Key Points

  • Increased local T cell infiltration, activation and peripheral chemokine expression mark ipilimumab response for relapsed AML after HSCT

  • Similar to the non-transplant setting, ipilimumab alters peripheral memory T cell populations and leads to global T cell activation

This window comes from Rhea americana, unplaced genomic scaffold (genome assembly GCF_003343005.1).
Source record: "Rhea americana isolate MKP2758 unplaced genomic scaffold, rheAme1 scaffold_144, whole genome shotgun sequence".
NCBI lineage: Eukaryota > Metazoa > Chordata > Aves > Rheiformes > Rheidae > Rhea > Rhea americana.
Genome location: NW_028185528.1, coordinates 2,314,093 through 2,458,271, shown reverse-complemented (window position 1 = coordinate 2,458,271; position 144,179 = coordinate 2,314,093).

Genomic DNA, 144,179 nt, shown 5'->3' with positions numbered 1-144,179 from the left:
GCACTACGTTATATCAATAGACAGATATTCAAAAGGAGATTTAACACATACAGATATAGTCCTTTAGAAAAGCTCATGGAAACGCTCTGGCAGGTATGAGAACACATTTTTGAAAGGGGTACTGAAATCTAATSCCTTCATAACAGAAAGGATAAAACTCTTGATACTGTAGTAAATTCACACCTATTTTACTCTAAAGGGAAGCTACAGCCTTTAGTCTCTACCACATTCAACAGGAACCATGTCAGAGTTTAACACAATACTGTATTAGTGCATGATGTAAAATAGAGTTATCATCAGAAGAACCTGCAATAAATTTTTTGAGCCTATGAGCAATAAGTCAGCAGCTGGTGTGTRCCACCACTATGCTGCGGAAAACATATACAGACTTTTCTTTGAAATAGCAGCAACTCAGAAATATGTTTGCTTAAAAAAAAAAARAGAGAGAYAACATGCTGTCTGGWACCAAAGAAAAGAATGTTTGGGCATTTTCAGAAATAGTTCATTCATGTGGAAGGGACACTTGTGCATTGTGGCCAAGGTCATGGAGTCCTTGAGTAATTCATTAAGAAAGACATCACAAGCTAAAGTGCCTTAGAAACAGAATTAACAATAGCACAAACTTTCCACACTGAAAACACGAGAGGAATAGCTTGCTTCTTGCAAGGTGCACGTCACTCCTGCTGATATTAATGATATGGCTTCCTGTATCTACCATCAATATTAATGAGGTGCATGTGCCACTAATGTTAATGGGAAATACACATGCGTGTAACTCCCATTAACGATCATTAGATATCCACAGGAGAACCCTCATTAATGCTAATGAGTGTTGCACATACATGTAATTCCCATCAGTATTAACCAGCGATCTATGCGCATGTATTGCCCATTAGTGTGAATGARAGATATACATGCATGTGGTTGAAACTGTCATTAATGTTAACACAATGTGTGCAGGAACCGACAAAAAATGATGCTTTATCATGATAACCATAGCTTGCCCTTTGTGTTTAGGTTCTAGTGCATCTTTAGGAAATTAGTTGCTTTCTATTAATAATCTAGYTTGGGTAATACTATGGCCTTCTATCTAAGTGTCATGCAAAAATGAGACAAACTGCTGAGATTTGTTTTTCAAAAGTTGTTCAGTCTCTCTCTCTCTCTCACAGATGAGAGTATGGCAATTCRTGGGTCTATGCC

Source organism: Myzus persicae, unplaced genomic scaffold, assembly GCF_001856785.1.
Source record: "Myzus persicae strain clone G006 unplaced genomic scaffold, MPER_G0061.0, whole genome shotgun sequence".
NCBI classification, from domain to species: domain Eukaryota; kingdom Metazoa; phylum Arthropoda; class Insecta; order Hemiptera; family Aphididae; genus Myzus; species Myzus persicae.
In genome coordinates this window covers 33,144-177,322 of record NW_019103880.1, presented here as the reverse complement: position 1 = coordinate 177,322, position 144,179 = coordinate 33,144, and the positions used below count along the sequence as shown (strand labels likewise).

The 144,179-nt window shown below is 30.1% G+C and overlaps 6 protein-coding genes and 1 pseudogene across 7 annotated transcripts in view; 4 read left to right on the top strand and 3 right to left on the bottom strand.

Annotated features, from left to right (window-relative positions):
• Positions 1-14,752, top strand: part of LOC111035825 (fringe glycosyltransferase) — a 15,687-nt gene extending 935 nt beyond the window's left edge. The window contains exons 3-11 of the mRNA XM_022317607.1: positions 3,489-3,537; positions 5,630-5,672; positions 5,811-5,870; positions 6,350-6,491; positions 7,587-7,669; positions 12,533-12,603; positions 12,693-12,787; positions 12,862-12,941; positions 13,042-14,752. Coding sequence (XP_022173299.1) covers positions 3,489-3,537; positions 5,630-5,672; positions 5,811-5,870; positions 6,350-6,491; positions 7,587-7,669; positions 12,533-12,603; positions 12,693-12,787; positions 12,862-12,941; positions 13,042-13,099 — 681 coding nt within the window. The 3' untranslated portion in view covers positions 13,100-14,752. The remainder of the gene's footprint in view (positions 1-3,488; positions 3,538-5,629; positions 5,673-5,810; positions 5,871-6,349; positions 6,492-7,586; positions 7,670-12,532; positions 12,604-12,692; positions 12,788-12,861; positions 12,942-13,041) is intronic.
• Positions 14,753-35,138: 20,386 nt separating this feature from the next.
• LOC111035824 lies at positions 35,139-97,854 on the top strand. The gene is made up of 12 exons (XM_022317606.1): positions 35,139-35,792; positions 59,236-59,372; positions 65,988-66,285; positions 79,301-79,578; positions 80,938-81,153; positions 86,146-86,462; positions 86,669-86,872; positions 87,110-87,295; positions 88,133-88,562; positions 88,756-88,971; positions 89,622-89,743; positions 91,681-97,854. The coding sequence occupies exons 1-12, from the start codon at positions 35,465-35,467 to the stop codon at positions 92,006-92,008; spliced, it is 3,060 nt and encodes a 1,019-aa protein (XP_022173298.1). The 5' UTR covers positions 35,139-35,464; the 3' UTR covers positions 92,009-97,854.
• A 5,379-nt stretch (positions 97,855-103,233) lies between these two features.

Relapsed myeloid disease after allogeneic stem cell transplantation (HSCT) remains largely incurable. We previously demonstrated the potent activity of immune checkpoint blockade (ICB) in this clinical setting with ipilimumab or nivolumab. To define the molecular and cellular pathways by which CTLA-4 blockade with ipilimumab can reinvigorate an effective graft-versus-leukemia (GvL) response, we integrated transcriptomic analysis of leukemic biopsies with immunophenotypic profiling of matched peripheral blood samples collected from patients treated with ipilimumab following HSCT on the ETCTN 9204 trial. Response to ipilimumab was associated with transcriptomic evidence of increased local CD8+ T cell infiltration and activation. Systemically, ipilimumab decreased naïve and increased memory T cell populations and increased expression of markers of T cell activation and co-stimulation such as PD-1, HLA-DR and ICOS, irrespective of response. However, responding patients were characterized by higher turnover of T cell receptor sequences in peripheral blood and showed increased expression of proinflammatory chemokines in plasma that was further amplified by ipilimumab. Altogether, these data highlight the compositional T cell shifts and inflammatory pathways induced by ipilimumab both locally and systemically that associate with successful GvL outcomes.

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